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Exile by Aaron Allston
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Exile is book 4 in the Star Wars Legacy of the Force series. Lumia informs Jacen that before he can complete his training he must chose a loved one to sacrifice. He takes some time to look within himself and discovers that his feelings for his parents are mixed. He realizes that if he does still love them, he will have to sacrifice one of them, killing the other to prevent retaliation. If he in fact hates them, then he will kill them both to protect himself and the galaxy from their interference. Similarly, he is wondering if his sacrifice will be Ben. He has sent Ben on a dangerous mission alone; convincing him to run away from his family in a search that leads him to Zoist, the Sith home world. On this world, Ben meets, and learns how to fly “Ship”, the Sith training vessel that pops back up in the Star Wars Fate of the Jedi series; yet another tie in with that series.

“Jacen smiled. Causing people to think and feel what he wanted them to, even without resorting to the Force, was becoming easier and easier.” This line completely represents that Jacen has completely lost himself to the Dark Side. When he first began, the manipulations made him uncomfortable but he was able to justify them as a means to an end. At this point, he has actually begun to relish his superior control of the Force over others. At this point, he actually feels evil to me. His motives are less for the greater good, and more for his own advancement in the Galactic Alliance. ( )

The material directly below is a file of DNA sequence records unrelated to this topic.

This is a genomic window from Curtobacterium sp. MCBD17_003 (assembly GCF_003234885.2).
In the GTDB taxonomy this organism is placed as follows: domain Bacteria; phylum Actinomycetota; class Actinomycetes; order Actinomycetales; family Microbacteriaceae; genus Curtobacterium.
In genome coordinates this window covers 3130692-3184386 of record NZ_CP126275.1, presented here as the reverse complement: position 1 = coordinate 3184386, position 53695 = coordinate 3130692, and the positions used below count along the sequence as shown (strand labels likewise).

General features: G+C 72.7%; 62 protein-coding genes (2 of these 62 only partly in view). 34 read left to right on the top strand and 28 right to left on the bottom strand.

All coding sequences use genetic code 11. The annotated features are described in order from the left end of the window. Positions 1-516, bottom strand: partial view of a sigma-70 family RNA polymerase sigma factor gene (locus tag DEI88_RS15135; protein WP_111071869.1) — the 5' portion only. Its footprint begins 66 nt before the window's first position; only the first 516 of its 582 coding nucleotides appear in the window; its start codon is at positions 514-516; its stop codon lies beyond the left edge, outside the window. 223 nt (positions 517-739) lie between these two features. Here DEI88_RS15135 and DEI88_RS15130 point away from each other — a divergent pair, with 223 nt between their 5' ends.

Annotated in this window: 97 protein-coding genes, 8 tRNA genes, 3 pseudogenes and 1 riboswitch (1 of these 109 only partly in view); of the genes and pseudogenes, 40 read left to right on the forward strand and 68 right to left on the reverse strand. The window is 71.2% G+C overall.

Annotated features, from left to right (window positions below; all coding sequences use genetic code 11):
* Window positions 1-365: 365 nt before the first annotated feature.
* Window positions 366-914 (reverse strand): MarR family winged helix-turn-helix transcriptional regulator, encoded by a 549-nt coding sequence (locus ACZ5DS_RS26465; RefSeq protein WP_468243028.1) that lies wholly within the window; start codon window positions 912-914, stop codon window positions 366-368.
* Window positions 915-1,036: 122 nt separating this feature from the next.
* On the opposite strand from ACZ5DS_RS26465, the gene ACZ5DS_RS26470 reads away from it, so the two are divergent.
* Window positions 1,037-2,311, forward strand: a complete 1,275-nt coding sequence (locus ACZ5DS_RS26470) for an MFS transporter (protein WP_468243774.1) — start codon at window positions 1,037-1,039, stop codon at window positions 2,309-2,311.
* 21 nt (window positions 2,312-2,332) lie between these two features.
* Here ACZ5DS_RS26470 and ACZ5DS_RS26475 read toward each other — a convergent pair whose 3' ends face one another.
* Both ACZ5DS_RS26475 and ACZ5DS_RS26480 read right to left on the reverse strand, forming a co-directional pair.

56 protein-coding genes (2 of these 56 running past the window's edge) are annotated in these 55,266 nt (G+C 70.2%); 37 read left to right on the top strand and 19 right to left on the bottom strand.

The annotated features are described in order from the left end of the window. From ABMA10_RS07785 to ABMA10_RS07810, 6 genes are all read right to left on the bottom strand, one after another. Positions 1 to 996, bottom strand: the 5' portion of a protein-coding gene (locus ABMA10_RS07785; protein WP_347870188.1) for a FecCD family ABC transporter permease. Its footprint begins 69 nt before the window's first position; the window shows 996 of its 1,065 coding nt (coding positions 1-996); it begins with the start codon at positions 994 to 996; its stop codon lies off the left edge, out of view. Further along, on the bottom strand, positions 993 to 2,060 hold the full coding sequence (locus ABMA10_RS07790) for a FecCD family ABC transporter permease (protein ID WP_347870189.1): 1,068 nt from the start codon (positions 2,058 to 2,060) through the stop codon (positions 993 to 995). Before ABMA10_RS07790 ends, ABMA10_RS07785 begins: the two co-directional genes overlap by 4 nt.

storeyonastory | Jul 5, 2012 |
There is a rule I've heard in several places. The second in a trilogy is always the worst. Now the glaring exception to this rule is the Original Star Wars trilogy, where the Empire Strikes Back was probably the best, but in general, it seems to be true. This isn't part of a trilogy, but each author writes three books, and I'm hoping the rule applies to that too. Why? Because Allston's second book wasn't as good as I was hoping.

That's not to say it's bad! I've rated it 8/10, which is still a high score. It's just not at quite the same level as the previous three in the series. There are three reasons for this, the first of which is the plot.

There is nothing bad about the plot. But there's nothing outstanding about it either. While it did follow on from Denning's "Tempest" rather well, it didn't seem to move the story along in many ways. And in some ways I understand this. In fact, I quite enjoyed reading about the war in a way that reflected real wars, rather than wars which only seem to have battles caused by the heroes/villains. Obviously the Heroes/Villains are involved, we wouldn't see them otherwise, but they generally aren't the driving force of the individual battles - that's the job of the tacticians and other military personnel. So it was good, if not progressive.

The second reason for the slightly lower score is that the different story-lines aren't quite as riveting as each other. In the first book, "Betrayal", I found that I wanted to know about all of the story-lines, all of the characters. Similarly in "Bloodlines" and "Tempest". But in this I found that actually, Jacen's story wasn't very interesting. Han and Leia's was mildly interesting, and Luke didn't seem to really have his own storyline, he just popped up in other people's every now and again. (Slight exaggeration there - he DID have a storyline, but it wasn't a major focus). There were two particularly outstanding story-lines: Alema and Ben. Without revealing too much, Alema's obsession with finding Han and Mara is joined with a new 'partner' and provides a little comedy to the plot, while still maintaining the overall tone, and is also another viewpoint on the situation.